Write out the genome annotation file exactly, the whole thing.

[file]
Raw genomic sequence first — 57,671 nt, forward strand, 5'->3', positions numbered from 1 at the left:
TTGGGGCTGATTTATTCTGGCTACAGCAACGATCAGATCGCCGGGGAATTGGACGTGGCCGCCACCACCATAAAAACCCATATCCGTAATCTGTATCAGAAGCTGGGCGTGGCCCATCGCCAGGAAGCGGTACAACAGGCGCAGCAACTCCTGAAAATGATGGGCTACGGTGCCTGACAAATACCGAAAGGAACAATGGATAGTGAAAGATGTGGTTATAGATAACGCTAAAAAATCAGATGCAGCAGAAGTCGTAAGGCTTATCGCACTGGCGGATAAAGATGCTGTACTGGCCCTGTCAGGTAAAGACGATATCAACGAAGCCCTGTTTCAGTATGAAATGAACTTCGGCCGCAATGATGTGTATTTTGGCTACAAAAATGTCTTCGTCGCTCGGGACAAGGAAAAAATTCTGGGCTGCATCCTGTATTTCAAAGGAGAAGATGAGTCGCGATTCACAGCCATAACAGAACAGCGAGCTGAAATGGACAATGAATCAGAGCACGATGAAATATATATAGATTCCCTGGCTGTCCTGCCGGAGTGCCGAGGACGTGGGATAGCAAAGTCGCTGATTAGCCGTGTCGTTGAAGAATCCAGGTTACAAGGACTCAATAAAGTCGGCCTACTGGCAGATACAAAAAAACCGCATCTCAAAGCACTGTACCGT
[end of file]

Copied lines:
Raw genomic sequence first — 57,671 nt, forward strand, 5'->3', positions numbered from 1 at the left:
TTGGGGCTGATTTATTCTGGCTACAGCAACGATCAGATCGCCGGGGAATTGGACGTGGCCGCCACCACCATAAAAACCCATATCCGTAATCTGTATCAGAAGCTGGGCGTGGCCCATCGCCAGGAAGCGGTACAACAGGCGCAGCAACTCCTGAAAATGATGGGCTACGGTGCCTGACAAATACCGAAAGGAACAATGGATAGTGAAAGATGTGGTTATAGATAACGCTAAAAAATCAGATGCAGCAGAAGTCGTAAGGCTTATCGCACTGGCGGATAAAGATGCTGTACTGGCCCTGTCAGGTAAAGACGATATCAACGAAGCCCTGTTTCAGTATGAAATGAACTTCGGCCGCAATGATGTGTATTTTGGCTACAAAAATGTCTTCGTCGCTCGGGACAAGGAAAAAATTCTGGGCTGCATCCTGTATTTCAAAGGAGAAGATGAGTCGCGATTCACAGCCATAACAGAACAGCGAGCTGAAATGGACAATGAATCAGAGCACGATGAAATATATATAGATTCCCTGGCTGTCCTGCCGGAGTGCCGAGGACGTGGGATAGCAAAGTCGCTGATTAGCCGTGTCGTTGAAGAATCCAGGTTACAAGGACTCAATAAAGTCGGCCTACTGGCAGATACAAAAAAACCGCATCTCAAAGCACTGTACCGT